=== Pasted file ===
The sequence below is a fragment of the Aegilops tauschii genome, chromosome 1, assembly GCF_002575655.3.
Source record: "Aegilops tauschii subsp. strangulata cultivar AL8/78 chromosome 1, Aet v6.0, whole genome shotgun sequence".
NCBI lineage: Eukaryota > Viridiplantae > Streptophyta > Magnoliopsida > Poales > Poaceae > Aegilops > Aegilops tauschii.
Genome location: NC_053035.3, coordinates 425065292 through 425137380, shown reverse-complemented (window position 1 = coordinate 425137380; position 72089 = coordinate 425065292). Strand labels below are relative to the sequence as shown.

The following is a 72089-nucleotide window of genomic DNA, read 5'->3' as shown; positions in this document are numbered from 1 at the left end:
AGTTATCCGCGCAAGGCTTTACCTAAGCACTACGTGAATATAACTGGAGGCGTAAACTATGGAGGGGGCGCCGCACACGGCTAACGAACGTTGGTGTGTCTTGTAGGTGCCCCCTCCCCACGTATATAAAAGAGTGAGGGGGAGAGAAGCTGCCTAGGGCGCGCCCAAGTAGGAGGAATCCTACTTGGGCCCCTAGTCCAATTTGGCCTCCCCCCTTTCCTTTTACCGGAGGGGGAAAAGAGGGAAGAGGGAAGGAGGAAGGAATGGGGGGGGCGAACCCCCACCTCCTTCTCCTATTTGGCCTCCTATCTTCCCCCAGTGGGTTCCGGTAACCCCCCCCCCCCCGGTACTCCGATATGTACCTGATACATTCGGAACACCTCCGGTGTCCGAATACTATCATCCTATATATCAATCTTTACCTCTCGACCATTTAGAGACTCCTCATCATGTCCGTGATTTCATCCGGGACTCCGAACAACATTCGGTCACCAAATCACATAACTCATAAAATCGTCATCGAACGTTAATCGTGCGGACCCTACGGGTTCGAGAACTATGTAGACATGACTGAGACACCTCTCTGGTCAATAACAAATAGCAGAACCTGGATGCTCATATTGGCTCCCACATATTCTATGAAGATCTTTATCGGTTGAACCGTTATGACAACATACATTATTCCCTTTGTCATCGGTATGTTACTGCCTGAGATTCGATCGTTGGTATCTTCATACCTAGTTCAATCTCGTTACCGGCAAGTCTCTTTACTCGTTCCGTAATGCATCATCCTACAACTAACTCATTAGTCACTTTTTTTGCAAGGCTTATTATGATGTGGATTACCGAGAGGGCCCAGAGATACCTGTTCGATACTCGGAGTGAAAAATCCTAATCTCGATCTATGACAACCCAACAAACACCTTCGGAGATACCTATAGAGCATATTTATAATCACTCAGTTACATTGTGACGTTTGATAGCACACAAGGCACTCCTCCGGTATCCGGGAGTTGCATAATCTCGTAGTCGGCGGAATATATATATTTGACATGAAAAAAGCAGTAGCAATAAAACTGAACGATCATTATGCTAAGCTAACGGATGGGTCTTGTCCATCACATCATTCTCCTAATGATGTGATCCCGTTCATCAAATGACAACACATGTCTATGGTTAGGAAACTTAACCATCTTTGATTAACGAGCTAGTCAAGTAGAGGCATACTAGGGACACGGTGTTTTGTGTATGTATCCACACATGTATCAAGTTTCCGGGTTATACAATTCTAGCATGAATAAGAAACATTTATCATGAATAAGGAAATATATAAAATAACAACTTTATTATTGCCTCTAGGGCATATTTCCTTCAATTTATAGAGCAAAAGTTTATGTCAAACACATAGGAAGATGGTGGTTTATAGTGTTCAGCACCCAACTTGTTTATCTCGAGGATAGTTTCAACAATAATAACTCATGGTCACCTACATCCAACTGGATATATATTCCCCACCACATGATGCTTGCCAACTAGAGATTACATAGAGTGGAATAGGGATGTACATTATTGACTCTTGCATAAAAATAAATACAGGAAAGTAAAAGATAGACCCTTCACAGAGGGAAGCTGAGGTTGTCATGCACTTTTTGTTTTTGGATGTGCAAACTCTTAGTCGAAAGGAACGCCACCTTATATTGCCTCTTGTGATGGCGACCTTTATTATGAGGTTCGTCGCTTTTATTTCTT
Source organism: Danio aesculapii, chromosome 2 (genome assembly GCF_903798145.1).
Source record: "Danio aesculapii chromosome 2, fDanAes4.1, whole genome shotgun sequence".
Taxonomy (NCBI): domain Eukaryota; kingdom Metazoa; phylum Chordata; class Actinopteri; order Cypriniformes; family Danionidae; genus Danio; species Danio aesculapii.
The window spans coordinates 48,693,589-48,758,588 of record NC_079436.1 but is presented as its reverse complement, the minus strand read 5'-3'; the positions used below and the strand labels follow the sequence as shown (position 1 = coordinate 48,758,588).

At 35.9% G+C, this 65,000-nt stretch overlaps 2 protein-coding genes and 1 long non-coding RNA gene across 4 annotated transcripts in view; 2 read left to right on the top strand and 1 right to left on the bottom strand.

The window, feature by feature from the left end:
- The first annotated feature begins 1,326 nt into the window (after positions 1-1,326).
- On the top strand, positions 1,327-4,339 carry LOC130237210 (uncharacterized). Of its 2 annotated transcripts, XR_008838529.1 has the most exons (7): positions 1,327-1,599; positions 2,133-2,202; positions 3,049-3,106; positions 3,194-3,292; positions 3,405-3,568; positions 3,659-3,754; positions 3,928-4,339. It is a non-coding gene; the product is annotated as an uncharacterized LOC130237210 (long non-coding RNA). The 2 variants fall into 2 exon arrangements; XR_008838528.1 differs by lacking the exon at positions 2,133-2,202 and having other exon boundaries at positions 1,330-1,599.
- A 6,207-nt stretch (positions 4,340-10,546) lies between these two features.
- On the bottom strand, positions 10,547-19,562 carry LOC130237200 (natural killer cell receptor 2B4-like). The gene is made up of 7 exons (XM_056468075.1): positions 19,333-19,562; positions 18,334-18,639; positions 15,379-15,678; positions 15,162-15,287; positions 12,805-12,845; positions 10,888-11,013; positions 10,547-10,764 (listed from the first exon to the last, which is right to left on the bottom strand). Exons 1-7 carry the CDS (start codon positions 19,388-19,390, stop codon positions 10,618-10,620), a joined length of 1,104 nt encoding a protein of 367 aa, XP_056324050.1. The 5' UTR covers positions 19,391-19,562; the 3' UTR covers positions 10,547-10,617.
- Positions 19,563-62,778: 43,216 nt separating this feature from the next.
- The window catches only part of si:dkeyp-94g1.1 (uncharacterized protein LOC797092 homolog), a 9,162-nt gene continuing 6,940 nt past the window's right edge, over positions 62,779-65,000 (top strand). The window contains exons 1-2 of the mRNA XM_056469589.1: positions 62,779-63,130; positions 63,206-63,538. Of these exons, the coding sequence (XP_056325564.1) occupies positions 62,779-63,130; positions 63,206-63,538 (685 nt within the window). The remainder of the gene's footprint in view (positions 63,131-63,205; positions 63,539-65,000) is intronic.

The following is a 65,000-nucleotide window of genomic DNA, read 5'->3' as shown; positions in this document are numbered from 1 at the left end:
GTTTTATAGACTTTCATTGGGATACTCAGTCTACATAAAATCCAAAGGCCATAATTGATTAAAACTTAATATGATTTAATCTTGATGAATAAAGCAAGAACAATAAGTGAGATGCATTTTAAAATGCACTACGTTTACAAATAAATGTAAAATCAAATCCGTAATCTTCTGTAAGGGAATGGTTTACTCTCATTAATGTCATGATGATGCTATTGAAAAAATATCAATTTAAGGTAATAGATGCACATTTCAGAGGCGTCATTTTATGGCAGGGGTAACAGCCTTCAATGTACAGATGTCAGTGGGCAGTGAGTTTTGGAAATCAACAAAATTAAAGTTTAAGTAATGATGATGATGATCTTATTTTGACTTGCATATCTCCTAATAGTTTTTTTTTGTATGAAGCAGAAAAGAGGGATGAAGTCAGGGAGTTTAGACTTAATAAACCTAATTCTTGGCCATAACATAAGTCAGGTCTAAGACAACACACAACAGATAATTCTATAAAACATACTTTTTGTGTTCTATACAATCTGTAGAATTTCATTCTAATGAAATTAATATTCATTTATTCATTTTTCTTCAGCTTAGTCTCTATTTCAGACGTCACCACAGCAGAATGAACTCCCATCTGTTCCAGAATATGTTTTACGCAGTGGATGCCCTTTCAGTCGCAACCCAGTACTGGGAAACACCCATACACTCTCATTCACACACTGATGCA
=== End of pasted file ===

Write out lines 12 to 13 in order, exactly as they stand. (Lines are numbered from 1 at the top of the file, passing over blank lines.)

The window, feature by feature from the left end:
- The first annotated feature begins 1,326 nt into the window (after positions 1-1,326).